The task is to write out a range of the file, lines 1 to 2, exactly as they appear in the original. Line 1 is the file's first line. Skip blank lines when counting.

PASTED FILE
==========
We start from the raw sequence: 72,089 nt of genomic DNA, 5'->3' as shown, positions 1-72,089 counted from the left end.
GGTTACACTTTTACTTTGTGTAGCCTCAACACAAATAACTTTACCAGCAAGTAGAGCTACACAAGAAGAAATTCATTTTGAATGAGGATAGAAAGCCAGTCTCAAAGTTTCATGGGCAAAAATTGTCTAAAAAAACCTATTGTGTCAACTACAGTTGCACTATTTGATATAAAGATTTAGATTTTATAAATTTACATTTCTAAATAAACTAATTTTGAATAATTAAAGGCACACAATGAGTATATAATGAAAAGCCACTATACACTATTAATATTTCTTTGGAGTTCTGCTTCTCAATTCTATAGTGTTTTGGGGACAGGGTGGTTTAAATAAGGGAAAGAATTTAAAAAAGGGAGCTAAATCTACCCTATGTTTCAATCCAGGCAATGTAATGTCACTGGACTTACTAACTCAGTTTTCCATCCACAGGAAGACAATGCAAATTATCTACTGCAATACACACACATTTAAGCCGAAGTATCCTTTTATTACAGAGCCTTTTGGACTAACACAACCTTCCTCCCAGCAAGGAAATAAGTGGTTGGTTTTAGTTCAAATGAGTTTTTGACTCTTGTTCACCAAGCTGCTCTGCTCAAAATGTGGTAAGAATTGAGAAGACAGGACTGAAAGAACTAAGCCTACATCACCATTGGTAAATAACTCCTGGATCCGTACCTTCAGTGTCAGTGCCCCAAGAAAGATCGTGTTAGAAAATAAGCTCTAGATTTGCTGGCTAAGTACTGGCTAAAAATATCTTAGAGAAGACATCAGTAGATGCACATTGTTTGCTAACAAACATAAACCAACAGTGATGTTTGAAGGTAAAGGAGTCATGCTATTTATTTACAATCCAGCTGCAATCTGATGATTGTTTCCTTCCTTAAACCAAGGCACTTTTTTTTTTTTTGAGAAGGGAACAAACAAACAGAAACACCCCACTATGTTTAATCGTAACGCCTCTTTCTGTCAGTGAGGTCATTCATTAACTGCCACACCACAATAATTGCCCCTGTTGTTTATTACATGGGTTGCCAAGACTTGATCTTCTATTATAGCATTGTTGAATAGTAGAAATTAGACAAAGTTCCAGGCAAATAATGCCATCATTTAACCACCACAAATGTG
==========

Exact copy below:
We start from the raw sequence: 72,089 nt of genomic DNA, 5'->3' as shown, positions 1-72,089 counted from the left end.
GGTTACACTTTTACTTTGTGTAGCCTCAACACAAATAACTTTACCAGCAAGTAGAGCTACACAAGAAGAAATTCATTTTGAATGAGGATAGAAAGCCAGTCTCAAAGTTTCATGGGCAAAAATTGTCTAAAAAAACCTATTGTGTCAACTACAGTTGCACTATTTGATATAAAGATTTAGATTTTATAAATTTACATTTCTAAATAAACTAATTTTGAATAATTAAAGGCACACAATGAGTATATAATGAAAAGCCACTATACACTATTAATATTTCTTTGGAGTTCTGCTTCTCAATTCTATAGTGTTTTGGGGACAGGGTGGTTTAAATAAGGGAAAGAATTTAAAAAAGGGAGCTAAATCTACCCTATGTTTCAATCCAGGCAATGTAATGTCACTGGACTTACTAACTCAGTTTTCCATCCACAGGAAGACAATGCAAATTATCTACTGCAATACACACACATTTAAGCCGAAGTATCCTTTTATTACAGAGCCTTTTGGACTAACACAACCTTCCTCCCAGCAAGGAAATAAGTGGTTGGTTTTAGTTCAAATGAGTTTTTGACTCTTGTTCACCAAGCTGCTCTGCTCAAAATGTGGTAAGAATTGAGAAGACAGGACTGAAAGAACTAAGCCTACATCACCATTGGTAAATAACTCCTGGATCCGTACCTTCAGTGTCAGTGCCCCAAGAAAGATCGTGTTAGAAAATAAGCTCTAGATTTGCTGGCTAAGTACTGGCTAAAAATATCTTAGAGAAGACATCAGTAGATGCACATTGTTTGCTAACAAACATAAACCAACAGTGATGTTTGAAGGTAAAGGAGTCATGCTATTTATTTACAATCCAGCTGCAATCTGATGATTGTTTCCTTCCTTAAACCAAGGCACTTTTTTTTTTTTTGAGAAGGGAACAAACAAACAGAAACACCCCACTATGTTTAATCGTAACGCCTCTTTCTGTCAGTGAGGTCATTCATTAACTGCCACACCACAATAATTGCCCCTGTTGTTTATTACATGGGTTGCCAAGACTTGATCTTCTATTATAGCATTGTTGAATAGTAGAAATTAGACAAAGTTCCAGGCAAATAATGCCATCATTTAACCACCACAAATGTG